is a new way to teach middle school science. It is an award-winning,
standards-based program in which newsworthy events establish the
relevance of science topics; authentic tasks create the need-to-know
more about those topics; and lively interviews, photographs, Web pages,
and inquiry-based science activities create a desire to know more about
Gold Medal! is
an Event-Based Science module about the human body. In it you will read
the story of Wilma Rudolph and her battle to overcome the crippling
effects of polio. You will join her in triumph at the 1960 Summer Games
in Rome, Italy. And you will learn about the muscles, bones, and joints
of your body.
The task in
Gold Medal! turns your class into an advertising agency that
specializes in producing combined educational/advertising campaigns for
sports equipment manufacturers.
Teams of 5 students work
together. Each student designs educational materials for one
sports-related company. To accomplish this task you first have to
complete a series of science experiments that will give you the
concepts you need.
As with all Event-Based Science
modules, much of the information you need is provided in Gold Medal!.
To help you further, the section below contains a list of World-Wide
Web sites where additional information about muscles, bones, joints,
and sports is available. Point to and click on the highlighted words to
be linked with anatomy and sports web pages.
Between 1995 and 2017 the Event-Based
Science website was available
free to all users. We want to continue making the site available free,
but to do that we need your help. We're hoping that small contributions
will provide the support we need to continue publishing.
Please click the Donate button below and give what you can.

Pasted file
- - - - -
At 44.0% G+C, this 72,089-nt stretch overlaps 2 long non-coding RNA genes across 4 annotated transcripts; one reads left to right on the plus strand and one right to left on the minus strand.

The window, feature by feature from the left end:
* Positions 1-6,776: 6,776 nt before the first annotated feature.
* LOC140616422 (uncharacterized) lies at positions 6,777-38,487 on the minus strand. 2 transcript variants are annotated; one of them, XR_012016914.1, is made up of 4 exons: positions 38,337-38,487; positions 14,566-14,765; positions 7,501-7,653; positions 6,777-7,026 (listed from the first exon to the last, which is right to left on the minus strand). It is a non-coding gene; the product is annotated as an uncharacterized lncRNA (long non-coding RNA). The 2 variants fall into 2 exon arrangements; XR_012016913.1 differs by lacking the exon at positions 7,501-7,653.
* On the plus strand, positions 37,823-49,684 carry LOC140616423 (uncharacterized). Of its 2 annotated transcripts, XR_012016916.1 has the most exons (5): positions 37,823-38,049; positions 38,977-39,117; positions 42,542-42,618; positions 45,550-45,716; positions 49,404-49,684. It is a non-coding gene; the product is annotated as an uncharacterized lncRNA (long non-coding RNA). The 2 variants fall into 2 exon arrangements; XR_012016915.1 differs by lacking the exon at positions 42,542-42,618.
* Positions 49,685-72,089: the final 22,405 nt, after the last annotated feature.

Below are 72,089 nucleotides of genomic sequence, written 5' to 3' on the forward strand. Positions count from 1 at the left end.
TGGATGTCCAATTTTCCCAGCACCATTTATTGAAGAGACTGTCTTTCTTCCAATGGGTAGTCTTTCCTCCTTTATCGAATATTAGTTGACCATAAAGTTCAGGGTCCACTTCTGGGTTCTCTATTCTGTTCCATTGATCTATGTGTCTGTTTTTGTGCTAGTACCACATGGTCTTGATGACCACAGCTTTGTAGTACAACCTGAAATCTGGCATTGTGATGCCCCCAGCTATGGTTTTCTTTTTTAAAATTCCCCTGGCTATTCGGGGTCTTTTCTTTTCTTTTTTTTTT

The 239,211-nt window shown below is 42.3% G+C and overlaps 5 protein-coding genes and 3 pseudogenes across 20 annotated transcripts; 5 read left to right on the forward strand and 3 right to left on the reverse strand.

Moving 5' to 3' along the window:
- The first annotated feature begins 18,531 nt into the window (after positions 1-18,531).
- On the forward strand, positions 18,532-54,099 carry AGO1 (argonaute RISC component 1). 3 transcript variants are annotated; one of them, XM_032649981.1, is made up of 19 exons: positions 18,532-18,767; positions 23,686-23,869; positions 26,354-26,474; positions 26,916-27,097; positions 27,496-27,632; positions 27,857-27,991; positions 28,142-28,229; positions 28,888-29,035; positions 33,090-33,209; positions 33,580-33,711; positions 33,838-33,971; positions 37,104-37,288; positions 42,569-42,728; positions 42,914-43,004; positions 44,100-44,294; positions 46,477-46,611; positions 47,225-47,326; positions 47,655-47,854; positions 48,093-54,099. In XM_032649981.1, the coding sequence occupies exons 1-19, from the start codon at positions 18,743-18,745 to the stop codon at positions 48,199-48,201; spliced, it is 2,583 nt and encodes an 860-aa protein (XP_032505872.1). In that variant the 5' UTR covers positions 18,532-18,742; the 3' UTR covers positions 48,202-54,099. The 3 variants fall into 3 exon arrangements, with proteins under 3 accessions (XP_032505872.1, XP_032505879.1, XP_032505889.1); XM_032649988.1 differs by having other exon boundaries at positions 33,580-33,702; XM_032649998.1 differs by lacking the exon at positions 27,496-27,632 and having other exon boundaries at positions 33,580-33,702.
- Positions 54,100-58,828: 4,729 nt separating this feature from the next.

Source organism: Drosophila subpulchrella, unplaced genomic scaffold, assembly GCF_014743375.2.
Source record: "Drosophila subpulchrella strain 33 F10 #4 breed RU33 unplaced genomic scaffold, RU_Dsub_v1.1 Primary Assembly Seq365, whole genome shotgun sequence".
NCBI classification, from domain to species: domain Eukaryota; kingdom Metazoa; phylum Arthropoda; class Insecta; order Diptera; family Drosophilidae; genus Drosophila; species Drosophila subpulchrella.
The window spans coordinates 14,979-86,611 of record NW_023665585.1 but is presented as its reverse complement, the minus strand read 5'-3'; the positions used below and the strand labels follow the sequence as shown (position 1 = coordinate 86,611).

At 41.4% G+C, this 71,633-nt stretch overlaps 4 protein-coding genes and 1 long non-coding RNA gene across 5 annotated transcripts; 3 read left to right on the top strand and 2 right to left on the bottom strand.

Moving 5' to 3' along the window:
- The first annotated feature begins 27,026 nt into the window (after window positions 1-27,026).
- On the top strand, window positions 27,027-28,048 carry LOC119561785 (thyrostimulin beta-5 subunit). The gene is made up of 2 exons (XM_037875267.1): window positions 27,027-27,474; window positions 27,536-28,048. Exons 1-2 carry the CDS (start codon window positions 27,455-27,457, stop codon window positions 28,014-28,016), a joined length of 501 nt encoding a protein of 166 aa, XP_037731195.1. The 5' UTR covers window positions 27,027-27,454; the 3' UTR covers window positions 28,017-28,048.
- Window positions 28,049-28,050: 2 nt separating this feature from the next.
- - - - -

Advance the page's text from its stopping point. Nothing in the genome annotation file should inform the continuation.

No contribution is too small!
Links To Gold Medal!
Related Web Sites
(Links are checked monthly. They were
working on the date of the last update.)
Tools to Keep You Active
This site provides free online
tools to encourage you and your students to keep walking, running,
or cycling. It includes an exercise log to help you track your mileage
as you cross the United States.
Anatomy Bartleby.com has been
adapting classic books for the web, and has just added the 20th Edition
(1918) addition of Gray's Anatomy. Don't let the date of the edition
fool you. This resource includes beautiful illustrations and is
searchable by keyword.
(Mount Snow, Vt.) won the first American gold medal at the 2002 Olympic
Winter Games. Her picture is on the cover of the 2005 version of Gold
Gatorade Sports Science Institute This site
provides the latest research and other information on the importance of
fluids and hydration. Although the topic of fluids and hydration are
not dealt with in Gold Medal!, they are appropriate concepts to
add. Research shows that when athletes have lost 4% of their body mass
through dehydration, their performance declines by 20 to 30 percent.
Nutrition.gov provides easy
access to the best food and nutrition information from across the
federal government and educational institutions. It serves as a gateway
to reliable information on nutrition, healthy eating, physical
activity, and food safety for consumers, educators and health
NIDA - Initiative Targets Increasing Teen Use of
Anabolic Steroids The non-medical use of anabolic/androgenic
steroids among adolescents and young adults is of growing concern. As
many as half a million Americans under age 18 may be abusing these
drugs to improve athletic performance, appearance and self-image. Yet a
growing body of evidence suggests that medically unsupervised steroids
use may pose severe risks to physical and psychological health.
SuperTracker By entering your age, sex, weight,
height, and physical activity level, this tool will calculate your
daily nutritional needs.
Human Anatomy on Line
Human Anatomy On-line, is a great site for interactive and educational
views of the human body. This site contains over one hundred
illustrations of the human body with animations and thousands of
descriptive links. Human Anatomy On-line uses Java applets to show
images and certain body parts. Java support must be enabled in your
browser. If you can not view any images your browser does not have Java